Students Teaching About Relationships and Success

Sometimes one lesson, or even one semester, of education in the classroom is just not enough to inspire a student to make healthy choices, build their character, and form healthy relationships throughout the rest of their young lives. The FRIENDS FIRST STARS Mentoring Program can make the choice of healthy relationships a part of their everyday lives through consistent reinforcement and support. When teens are involved in a year-round mentor program with their peers, avoiding high risk behaviors becomes more realistic and attainable. Through the mentoring program you are reaching a broad age range of students from 9th – 12th grades.

The STARS Mentoring Program is not just about learning to say “no” to high risk behaviors. The program is about learning life skills and building character that will be helpful in many aspects of a young person’s life. Students learn about goal setting, self-control, healthy relationships, positive communication, determination, safe dating, refusal skills, healthy boundaries, and the benefits of abstinence until marriage.

Best of all the STARS Mentoring Program offers fun alternative activities for students to participate in where there is no pressure to participate in high risk activities that could compromise their ability to pursue their hopes and dreams.

The STARS Mentoring Program…

  • is appropriate for public schools and community settings.

  • meets all of the national mentoring partnership guidelines.

  • is medically accurate.

Background

The STARS Mentoring Program was developed in 1996 in order to provide long-term follow-up and peer role-models for students choosing or wanting to return to abstinence. It is an effective follow up to your current abstinence curriculum. Designed using the criteria of the National Mentoring Partnership, the STARS Mentoring Program provides support to students from 6th-12th grade.

The American Journal of Health Behavior reported that, for 13-year-olds and 14-year-olds, the greatest factor contributing to the decision to delay sexual activity is the asset of peer role models. Ninety-one percent of youth in this age group with the peer role models asset were sexually abstinent compared to 77% without this asset. (Oman, R., et. al. A youth development approach to profiling sexual abstinence. The American Journal of Health Behavior, 27, S80-S93, 2003)

The STARS Mentoring Program utilizes primary theoretical frameworks including Positive Youth Development, Character, the 40 Developmental Assets, Bandura’s Theory of Self-Efficacy, and the Social Norming Theory, to create a youth-driven peer mentoring program.

Process level evaluation has shown the effectiveness of student mentoring.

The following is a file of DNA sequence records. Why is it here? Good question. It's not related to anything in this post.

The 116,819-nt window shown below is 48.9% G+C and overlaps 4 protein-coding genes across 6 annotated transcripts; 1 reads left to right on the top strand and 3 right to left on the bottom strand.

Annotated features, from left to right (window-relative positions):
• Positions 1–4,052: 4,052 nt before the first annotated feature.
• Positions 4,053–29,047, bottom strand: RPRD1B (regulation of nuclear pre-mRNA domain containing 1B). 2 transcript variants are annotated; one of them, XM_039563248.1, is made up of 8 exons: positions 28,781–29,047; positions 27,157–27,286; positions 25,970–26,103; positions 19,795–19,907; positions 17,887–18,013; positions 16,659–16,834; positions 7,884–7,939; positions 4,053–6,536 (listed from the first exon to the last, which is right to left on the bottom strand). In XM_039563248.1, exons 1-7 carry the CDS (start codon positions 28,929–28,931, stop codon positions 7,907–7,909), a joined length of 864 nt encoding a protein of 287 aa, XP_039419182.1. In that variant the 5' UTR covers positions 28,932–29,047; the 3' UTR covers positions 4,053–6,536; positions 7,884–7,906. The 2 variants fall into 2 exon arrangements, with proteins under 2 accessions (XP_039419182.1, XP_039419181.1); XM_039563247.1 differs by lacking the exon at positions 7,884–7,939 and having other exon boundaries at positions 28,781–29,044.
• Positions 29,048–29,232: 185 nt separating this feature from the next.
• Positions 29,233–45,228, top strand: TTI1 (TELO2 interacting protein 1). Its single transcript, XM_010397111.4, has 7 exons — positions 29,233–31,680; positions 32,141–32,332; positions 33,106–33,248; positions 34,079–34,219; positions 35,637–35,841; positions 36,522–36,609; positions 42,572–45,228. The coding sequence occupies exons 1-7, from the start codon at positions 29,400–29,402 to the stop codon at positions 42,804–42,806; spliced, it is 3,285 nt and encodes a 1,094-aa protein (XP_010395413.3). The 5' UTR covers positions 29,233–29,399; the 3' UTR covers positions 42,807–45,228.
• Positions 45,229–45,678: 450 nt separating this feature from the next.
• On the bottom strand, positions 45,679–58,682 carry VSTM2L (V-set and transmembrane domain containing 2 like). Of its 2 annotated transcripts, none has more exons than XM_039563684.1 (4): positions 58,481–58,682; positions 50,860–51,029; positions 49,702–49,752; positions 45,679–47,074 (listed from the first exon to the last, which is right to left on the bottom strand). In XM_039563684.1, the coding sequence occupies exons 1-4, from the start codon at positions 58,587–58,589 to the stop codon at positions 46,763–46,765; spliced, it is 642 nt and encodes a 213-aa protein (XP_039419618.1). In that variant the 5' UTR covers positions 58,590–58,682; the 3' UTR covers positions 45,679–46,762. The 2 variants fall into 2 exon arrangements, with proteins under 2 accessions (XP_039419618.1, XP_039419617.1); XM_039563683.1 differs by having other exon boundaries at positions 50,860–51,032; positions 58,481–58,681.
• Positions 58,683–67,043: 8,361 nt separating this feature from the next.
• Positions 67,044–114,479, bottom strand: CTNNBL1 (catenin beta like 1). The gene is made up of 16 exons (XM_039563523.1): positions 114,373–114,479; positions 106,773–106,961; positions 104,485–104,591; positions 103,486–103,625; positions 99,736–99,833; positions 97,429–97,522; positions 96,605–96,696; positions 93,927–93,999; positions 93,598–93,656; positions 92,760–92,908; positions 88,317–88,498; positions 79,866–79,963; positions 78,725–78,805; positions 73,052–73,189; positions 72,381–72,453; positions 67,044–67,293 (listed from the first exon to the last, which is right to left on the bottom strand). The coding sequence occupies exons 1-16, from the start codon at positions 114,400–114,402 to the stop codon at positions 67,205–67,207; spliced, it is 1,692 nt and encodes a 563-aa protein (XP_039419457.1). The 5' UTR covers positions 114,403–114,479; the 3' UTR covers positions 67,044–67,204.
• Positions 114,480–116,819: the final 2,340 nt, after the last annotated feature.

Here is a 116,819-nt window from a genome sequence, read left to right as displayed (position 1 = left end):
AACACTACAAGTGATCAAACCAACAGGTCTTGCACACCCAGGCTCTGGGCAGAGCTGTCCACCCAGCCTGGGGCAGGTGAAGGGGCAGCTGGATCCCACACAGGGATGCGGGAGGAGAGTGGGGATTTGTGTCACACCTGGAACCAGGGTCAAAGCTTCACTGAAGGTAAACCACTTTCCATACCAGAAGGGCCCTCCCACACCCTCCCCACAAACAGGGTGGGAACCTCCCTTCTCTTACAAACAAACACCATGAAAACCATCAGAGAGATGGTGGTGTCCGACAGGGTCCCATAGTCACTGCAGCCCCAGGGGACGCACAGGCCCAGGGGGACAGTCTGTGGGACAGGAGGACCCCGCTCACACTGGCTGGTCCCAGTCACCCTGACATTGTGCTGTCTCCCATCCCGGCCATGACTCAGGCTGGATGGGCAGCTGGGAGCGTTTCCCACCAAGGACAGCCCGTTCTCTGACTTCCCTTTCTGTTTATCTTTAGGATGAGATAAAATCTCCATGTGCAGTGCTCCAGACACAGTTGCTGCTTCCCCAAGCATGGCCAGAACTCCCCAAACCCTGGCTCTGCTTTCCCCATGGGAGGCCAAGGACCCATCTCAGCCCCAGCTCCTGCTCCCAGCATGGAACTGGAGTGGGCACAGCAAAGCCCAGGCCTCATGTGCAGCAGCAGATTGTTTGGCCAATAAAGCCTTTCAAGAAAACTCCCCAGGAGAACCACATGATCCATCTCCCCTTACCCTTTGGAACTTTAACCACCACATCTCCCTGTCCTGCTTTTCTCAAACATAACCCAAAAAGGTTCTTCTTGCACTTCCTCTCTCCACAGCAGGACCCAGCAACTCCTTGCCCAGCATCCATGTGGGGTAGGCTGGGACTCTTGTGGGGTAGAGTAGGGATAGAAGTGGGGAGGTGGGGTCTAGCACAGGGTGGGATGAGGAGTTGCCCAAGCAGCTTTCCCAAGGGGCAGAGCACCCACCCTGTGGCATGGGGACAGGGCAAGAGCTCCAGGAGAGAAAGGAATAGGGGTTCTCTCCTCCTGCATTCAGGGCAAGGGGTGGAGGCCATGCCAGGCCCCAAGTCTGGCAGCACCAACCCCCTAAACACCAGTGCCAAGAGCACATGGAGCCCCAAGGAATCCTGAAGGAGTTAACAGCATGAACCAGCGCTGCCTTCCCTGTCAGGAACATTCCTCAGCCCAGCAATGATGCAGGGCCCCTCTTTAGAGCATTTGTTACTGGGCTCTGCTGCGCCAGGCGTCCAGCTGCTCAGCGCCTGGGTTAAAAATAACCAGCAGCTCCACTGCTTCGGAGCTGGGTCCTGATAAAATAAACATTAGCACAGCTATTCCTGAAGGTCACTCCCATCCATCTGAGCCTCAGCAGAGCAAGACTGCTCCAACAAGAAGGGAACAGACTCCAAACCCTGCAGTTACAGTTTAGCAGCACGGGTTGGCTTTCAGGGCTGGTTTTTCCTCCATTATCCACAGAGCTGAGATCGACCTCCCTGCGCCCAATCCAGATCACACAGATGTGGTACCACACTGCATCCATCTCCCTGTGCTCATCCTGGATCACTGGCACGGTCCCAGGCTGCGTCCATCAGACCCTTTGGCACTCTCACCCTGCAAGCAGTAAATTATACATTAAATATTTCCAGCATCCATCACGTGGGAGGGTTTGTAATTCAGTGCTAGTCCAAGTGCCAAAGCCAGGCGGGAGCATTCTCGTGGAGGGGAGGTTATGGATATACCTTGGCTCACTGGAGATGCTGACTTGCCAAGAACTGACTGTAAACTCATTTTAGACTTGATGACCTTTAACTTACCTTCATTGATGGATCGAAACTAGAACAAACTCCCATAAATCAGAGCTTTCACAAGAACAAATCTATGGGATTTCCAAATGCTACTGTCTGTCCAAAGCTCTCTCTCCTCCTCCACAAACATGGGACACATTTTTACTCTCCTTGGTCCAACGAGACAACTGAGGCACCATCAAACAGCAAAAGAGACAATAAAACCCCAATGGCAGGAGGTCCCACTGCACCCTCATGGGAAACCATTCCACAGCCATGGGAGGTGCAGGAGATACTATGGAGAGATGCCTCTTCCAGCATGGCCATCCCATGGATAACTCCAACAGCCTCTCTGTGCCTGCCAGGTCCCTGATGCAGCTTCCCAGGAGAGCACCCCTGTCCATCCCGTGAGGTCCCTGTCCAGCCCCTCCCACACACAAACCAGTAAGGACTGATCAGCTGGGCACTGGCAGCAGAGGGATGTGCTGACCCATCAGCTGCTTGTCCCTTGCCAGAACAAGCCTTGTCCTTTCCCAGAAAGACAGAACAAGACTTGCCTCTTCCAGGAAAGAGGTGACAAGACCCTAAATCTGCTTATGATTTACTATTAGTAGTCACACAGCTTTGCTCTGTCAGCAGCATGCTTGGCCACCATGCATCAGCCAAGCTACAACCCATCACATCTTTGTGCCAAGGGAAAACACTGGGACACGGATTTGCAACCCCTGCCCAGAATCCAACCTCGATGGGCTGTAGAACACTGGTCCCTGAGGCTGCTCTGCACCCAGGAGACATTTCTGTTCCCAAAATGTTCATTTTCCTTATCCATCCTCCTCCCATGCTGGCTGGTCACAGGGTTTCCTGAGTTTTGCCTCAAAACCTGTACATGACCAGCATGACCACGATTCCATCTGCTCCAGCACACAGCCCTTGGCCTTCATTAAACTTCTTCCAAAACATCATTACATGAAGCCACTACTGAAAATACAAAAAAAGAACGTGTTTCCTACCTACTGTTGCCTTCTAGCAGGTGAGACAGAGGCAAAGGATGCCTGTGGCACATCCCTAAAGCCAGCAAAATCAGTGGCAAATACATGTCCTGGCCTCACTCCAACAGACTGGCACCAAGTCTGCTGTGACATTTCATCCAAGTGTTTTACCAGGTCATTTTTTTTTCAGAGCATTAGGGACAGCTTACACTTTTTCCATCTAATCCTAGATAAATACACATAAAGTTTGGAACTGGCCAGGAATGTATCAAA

Over the past 10 years, communities in 32 states have been trained in the STARS Mentoring Program demonstrating the adaptability of the project.

Goals

The FRIENDS FIRST Mentoring Program is designed to provide ongoing support to teens who have chosen (or simply want to learn more about) abstinence from high-risk behaviors including premarital sexual involvement, tobacco, alcohol, and other drugs. The mentoring program can work successfully with students from the 5th to 12th grades. The goals of the program are as follows:

  • To provide mentoring relationships between older and younger youth.

  • To provide alternatives to high-risk behaviors by sponsoring risk-free activities to youth at equal intervals throughout the year, especially after school, weekends, and school vacations.

  • To increase assets in the lives of youth.

  • To provide ongoing abstinence skills training and relationship education workshops.

  • To promote healthy passages to youth during high-risk transitional periods from elementary school to middle school and middle school to high school.

  • To engage and educate parents to become the primary sexuality educators of their children and to teach their children to effectively communicate boundaries.

  • To develop the inner character of youth to make abstinence from risky behaviors a truly viable alternative.

  • To provide updated information and education about the epidemic rates of teen pregnancies, sexually transmitted infections, and out-of-wedlock births.

  • To develop the foundation of skills necessary and conducive to stable, successful, long-term, monogamous marriage relationships.

  • To increase protective factors found to be effective in reducing out-of-wedlock parenting and risk behaviors.